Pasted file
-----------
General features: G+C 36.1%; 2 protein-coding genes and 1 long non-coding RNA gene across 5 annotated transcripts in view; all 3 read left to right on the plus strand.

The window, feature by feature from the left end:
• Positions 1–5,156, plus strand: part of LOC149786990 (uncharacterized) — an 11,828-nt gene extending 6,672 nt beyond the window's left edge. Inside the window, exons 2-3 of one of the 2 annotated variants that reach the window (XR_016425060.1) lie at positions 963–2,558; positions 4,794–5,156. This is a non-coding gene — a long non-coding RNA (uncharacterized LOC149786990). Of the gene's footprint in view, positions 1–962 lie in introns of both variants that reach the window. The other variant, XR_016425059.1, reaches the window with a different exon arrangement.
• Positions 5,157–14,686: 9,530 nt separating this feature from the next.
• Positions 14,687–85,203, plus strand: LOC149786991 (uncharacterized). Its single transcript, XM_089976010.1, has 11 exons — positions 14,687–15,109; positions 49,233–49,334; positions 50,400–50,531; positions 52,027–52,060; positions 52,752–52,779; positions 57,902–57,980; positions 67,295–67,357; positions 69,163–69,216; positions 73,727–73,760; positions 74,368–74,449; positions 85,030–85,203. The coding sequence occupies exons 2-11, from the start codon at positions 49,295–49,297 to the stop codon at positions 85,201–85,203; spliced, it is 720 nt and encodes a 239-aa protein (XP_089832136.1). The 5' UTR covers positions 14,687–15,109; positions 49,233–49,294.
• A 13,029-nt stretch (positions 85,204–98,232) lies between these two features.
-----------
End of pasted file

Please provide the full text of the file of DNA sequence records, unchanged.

General features: G+C 36.1%; 2 protein-coding genes and 1 long non-coding RNA gene across 5 annotated transcripts in view; all 3 read left to right on the plus strand.

The window, feature by feature from the left end:
• Positions 1–5,156, plus strand: part of LOC149786990 (uncharacterized) — an 11,828-nt gene extending 6,672 nt beyond the window's left edge. Inside the window, exons 2-3 of one of the 2 annotated variants that reach the window (XR_016425060.1) lie at positions 963–2,558; positions 4,794–5,156. This is a non-coding gene — a long non-coding RNA (uncharacterized LOC149786990). Of the gene's footprint in view, positions 1–962 lie in introns of both variants that reach the window. The other variant, XR_016425059.1, reaches the window with a different exon arrangement.
• Positions 5,157–14,686: 9,530 nt separating this feature from the next.
• Positions 14,687–85,203, plus strand: LOC149786991 (uncharacterized). Its single transcript, XM_089976010.1, has 11 exons — positions 14,687–15,109; positions 49,233–49,334; positions 50,400–50,531; positions 52,027–52,060; positions 52,752–52,779; positions 57,902–57,980; positions 67,295–67,357; positions 69,163–69,216; positions 73,727–73,760; positions 74,368–74,449; positions 85,030–85,203. The coding sequence occupies exons 2-11, from the start codon at positions 49,295–49,297 to the stop codon at positions 85,201–85,203; spliced, it is 720 nt and encodes a 239-aa protein (XP_089832136.1). The 5' UTR covers positions 14,687–15,109; positions 49,233–49,294.
• A 13,029-nt stretch (positions 85,204–98,232) lies between these two features.